Data Privacy Day or Data Protection day is recognized on January 28 by provinces and territories across Canada and countries around the world. It is an internationally recognized day dedicated to creating awareness about the importance of protecting personal information.
On the occasion of Data Privacy Day 2020, the Atlantic Information and Privacy Commissioners (IPCs) have jointly decided to draw the attention of citizens of the region to the privacy implications of facial recognition technology. Atlantic IPCs have noticed the increasing use of facial recognition technology by public bodies and private companies in countries around the world. While the use of this technology by Canadian public bodies to date has been relatively limited, its application in the United States, Europe and Asia in settings such as schools and in public areas appears to be spreading rapidly.
As this technology continues to mature and additional applications are developed, there is little doubt that Canadian public bodies will explore its use to enhance their delivery of goods and services. Atlantic IPCs feel that in every such instance, the privacy implications that arise with the use of this technology need to be carefully considered by public bodies and weighed against the potential benefits. Indeed, Atlantic Canadians should be aware of the privacy implications and consider them carefully. Atlantic IPCs are of the opinion that the onus is on public bodies to educate and consult with the public. In this spirit, Atlantic IPCs have provided the attached backgrounder to provide residents of the Atlantic region some basic information on facial recognition.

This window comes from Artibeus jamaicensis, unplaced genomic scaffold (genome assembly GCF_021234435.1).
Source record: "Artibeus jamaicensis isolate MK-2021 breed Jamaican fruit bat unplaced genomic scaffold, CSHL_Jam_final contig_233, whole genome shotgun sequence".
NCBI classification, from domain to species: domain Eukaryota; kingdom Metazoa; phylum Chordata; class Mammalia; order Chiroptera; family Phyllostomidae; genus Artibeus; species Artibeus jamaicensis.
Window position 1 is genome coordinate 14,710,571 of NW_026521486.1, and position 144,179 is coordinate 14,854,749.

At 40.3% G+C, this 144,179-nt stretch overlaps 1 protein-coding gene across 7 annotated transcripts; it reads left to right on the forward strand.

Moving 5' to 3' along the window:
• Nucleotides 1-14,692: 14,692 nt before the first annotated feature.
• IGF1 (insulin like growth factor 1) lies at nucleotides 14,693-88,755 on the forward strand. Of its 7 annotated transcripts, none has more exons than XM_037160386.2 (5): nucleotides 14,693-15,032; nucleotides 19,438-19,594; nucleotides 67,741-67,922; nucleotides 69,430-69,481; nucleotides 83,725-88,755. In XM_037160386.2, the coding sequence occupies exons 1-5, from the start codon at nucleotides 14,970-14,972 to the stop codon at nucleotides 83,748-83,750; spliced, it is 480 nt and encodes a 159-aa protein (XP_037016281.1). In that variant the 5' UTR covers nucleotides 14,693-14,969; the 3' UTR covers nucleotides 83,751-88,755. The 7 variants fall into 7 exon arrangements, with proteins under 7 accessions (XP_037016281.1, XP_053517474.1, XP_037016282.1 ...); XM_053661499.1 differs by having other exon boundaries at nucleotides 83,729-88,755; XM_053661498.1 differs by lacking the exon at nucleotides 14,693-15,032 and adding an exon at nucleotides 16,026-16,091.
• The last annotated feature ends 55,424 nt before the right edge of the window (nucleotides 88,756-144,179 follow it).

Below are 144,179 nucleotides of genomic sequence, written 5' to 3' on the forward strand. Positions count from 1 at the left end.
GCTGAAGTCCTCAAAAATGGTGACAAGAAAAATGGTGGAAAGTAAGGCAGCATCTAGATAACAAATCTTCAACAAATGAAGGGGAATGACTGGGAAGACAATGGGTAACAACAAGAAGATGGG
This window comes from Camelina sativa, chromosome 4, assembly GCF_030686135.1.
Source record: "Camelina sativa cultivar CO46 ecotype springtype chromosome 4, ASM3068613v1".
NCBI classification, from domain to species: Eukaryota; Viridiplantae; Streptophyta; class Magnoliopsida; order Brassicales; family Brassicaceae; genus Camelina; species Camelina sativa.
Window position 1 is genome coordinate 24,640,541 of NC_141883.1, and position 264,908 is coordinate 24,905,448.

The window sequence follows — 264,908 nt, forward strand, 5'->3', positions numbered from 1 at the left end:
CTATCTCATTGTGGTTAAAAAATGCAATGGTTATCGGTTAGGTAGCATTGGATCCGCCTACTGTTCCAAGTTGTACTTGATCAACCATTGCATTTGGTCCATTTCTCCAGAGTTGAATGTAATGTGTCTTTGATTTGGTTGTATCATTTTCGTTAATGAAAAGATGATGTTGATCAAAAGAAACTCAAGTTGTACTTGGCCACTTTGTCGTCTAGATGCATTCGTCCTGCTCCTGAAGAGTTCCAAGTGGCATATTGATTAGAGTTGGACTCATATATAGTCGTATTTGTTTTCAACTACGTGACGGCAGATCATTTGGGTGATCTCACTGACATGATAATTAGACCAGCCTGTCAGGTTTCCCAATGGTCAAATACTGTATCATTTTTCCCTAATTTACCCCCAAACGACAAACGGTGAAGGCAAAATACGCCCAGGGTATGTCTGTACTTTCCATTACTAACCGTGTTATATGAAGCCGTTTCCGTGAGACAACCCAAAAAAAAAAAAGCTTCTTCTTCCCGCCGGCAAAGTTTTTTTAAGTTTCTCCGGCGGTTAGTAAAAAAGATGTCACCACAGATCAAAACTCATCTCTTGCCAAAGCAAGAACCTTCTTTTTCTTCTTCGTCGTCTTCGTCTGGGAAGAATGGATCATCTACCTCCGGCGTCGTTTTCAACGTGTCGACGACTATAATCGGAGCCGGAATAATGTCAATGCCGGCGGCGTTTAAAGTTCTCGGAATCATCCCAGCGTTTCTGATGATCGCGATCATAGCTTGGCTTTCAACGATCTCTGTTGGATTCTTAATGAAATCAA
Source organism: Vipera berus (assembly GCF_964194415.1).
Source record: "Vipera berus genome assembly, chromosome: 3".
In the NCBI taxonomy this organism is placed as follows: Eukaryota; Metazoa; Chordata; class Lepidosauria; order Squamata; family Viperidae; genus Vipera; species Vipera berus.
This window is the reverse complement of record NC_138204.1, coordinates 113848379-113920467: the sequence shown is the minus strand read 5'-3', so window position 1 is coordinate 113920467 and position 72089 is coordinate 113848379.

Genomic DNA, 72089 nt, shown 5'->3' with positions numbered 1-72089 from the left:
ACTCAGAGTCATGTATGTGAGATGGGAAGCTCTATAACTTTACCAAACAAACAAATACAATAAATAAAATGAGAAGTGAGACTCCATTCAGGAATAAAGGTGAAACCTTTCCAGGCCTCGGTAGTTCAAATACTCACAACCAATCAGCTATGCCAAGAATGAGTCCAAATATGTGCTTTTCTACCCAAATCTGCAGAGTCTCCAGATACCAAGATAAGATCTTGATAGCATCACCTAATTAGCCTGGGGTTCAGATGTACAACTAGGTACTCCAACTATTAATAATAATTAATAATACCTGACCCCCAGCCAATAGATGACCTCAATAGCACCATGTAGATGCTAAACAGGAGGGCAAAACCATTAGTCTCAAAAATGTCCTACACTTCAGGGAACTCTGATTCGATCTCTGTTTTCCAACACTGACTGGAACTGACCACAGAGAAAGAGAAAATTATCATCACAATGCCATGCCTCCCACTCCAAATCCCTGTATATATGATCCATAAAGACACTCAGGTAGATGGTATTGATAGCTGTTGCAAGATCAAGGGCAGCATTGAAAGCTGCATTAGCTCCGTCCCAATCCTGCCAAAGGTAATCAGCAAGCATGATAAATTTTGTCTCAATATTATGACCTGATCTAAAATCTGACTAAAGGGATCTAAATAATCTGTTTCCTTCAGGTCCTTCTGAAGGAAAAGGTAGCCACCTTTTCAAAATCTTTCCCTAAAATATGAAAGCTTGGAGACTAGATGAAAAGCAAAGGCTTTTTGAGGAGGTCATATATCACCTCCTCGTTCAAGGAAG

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Data Privacy Day
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Director of Research and Quality Assurance
The Facts about Facial Recognition
What is Facial Recognition?
Facial recognition is the process by which a person can be identified or otherwise recognized from a digital image. Facial recognition is one form of biometric identification; others include fingerprints, voice recognition and retinal scans.
Facial recognition is based on unique, measurable characteristics that can be used to verify or recognize identity. When using facial recognition software, the computer takes a picture of an individual and creates a unique numeric representation for the face. This is then compared to a database of facial images, such as a driver’s licence database, in an attempt to identify the individual.
Further information on this process is available in Investigation PC-010005-1 from the Ontario Office of the Information and Privacy Commissioner (OIPC) and in Automated Facial Recognition in the Public and Private Sectors, produced by the Office of the Privacy Commissioner of Canada.
How does Facial Recognition Work?
Facial recognition can be used to either confirm (authentication) or discover someone’s identity (identification). Authentication is generally used to grant access to facilities or equipment. Identification often involves ensuring public safety, such as maintaining the security of high traffic public places in airports and sports arenas.